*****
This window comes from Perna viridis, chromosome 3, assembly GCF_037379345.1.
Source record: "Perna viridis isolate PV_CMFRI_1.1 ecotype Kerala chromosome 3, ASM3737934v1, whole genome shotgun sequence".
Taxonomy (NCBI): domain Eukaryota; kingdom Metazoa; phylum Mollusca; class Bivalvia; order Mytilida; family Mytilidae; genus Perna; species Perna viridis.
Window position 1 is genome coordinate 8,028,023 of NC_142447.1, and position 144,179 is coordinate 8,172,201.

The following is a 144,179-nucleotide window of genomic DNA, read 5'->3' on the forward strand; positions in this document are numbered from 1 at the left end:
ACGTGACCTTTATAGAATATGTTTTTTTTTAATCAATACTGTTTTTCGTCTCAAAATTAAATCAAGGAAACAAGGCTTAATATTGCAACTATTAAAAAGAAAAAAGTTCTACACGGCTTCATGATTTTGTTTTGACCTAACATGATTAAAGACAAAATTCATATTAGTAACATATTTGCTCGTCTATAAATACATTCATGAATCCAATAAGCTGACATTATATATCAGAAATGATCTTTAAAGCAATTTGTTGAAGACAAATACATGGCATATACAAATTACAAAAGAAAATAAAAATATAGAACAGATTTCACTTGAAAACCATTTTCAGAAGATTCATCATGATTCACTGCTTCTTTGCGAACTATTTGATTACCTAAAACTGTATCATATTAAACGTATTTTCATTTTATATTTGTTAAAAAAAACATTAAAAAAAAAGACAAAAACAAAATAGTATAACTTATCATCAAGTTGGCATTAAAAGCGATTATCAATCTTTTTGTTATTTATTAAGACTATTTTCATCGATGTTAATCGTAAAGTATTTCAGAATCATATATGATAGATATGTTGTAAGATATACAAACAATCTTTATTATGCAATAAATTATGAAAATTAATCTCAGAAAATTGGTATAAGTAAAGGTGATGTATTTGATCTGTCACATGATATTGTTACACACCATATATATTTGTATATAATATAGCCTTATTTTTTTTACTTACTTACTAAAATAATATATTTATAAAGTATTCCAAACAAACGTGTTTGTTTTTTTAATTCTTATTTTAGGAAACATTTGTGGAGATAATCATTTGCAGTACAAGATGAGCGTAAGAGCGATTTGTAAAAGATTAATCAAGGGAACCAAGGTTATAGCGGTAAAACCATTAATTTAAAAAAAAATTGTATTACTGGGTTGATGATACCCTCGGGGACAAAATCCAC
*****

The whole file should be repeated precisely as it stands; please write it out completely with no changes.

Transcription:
This window comes from Perna viridis, chromosome 3, assembly GCF_037379345.1.
Source record: "Perna viridis isolate PV_CMFRI_1.1 ecotype Kerala chromosome 3, ASM3737934v1, whole genome shotgun sequence".
Taxonomy (NCBI): domain Eukaryota; kingdom Metazoa; phylum Mollusca; class Bivalvia; order Mytilida; family Mytilidae; genus Perna; species Perna viridis.
Window position 1 is genome coordinate 8,028,023 of NC_142447.1, and position 144,179 is coordinate 8,172,201.

The following is a 144,179-nucleotide window of genomic DNA, read 5'->3' on the forward strand; positions in this document are numbered from 1 at the left end:
ACGTGACCTTTATAGAATATGTTTTTTTTTAATCAATACTGTTTTTCGTCTCAAAATTAAATCAAGGAAACAAGGCTTAATATTGCAACTATTAAAAAGAAAAAAGTTCTACACGGCTTCATGATTTTGTTTTGACCTAACATGATTAAAGACAAAATTCATATTAGTAACATATTTGCTCGTCTATAAATACATTCATGAATCCAATAAGCTGACATTATATATCAGAAATGATCTTTAAAGCAATTTGTTGAAGACAAATACATGGCATATACAAATTACAAAAGAAAATAAAAATATAGAACAGATTTCACTTGAAAACCATTTTCAGAAGATTCATCATGATTCACTGCTTCTTTGCGAACTATTTGATTACCTAAAACTGTATCATATTAAACGTATTTTCATTTTATATTTGTTAAAAAAAACATTAAAAAAAAAGACAAAAACAAAATAGTATAACTTATCATCAAGTTGGCATTAAAAGCGATTATCAATCTTTTTGTTATTTATTAAGACTATTTTCATCGATGTTAATCGTAAAGTATTTCAGAATCATATATGATAGATATGTTGTAAGATATACAAACAATCTTTATTATGCAATAAATTATGAAAATTAATCTCAGAAAATTGGTATAAGTAAAGGTGATGTATTTGATCTGTCACATGATATTGTTACACACCATATATATTTGTATATAATATAGCCTTATTTTTTTTACTTACTTACTAAAATAATATATTTATAAAGTATTCCAAACAAACGTGTTTGTTTTTTTAATTCTTATTTTAGGAAACATTTGTGGAGATAATCATTTGCAGTACAAGATGAGCGTAAGAGCGATTTGTAAAAGATTAATCAAGGGAACCAAGGTTATAGCGGTAAAACCATTAATTTAAAAAAAAATTGTATTACTGGGTTGATGATACCCTCGGGGACAAAATCCAC